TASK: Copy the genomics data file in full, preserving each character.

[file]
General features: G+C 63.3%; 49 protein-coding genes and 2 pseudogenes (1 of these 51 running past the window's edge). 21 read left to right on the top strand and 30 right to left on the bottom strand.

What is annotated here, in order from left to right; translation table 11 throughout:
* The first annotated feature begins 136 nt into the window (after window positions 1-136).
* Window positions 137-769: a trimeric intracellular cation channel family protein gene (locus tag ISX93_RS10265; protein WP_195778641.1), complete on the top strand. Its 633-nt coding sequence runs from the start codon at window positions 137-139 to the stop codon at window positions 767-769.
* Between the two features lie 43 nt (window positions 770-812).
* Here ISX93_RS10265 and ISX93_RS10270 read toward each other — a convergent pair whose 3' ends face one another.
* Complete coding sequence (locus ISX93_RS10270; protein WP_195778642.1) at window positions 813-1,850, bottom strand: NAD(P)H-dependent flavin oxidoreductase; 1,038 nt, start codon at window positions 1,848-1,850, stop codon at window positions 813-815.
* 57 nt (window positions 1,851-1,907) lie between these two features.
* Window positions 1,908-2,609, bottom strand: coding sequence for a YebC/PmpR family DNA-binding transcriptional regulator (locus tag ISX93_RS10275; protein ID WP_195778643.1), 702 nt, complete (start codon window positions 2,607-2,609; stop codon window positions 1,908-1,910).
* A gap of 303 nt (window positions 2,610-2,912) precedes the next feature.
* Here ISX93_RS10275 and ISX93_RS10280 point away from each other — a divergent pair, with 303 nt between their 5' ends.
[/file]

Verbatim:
General features: G+C 63.3%; 49 protein-coding genes and 2 pseudogenes (1 of these 51 running past the window's edge). 21 read left to right on the top strand and 30 right to left on the bottom strand.

What is annotated here, in order from left to right; translation table 11 throughout:
* The first annotated feature begins 136 nt into the window (after window positions 1-136).
* Window positions 137-769: a trimeric intracellular cation channel family protein gene (locus tag ISX93_RS10265; protein WP_195778641.1), complete on the top strand. Its 633-nt coding sequence runs from the start codon at window positions 137-139 to the stop codon at window positions 767-769.
* Between the two features lie 43 nt (window positions 770-812).
* Here ISX93_RS10265 and ISX93_RS10270 read toward each other — a convergent pair whose 3' ends face one another.
* Complete coding sequence (locus ISX93_RS10270; protein WP_195778642.1) at window positions 813-1,850, bottom strand: NAD(P)H-dependent flavin oxidoreductase; 1,038 nt, start codon at window positions 1,848-1,850, stop codon at window positions 813-815.
* 57 nt (window positions 1,851-1,907) lie between these two features.
* Window positions 1,908-2,609, bottom strand: coding sequence for a YebC/PmpR family DNA-binding transcriptional regulator (locus tag ISX93_RS10275; protein ID WP_195778643.1), 702 nt, complete (start codon window positions 2,607-2,609; stop codon window positions 1,908-1,910).
* A gap of 303 nt (window positions 2,610-2,912) precedes the next feature.
* Here ISX93_RS10275 and ISX93_RS10280 point away from each other — a divergent pair, with 303 nt between their 5' ends.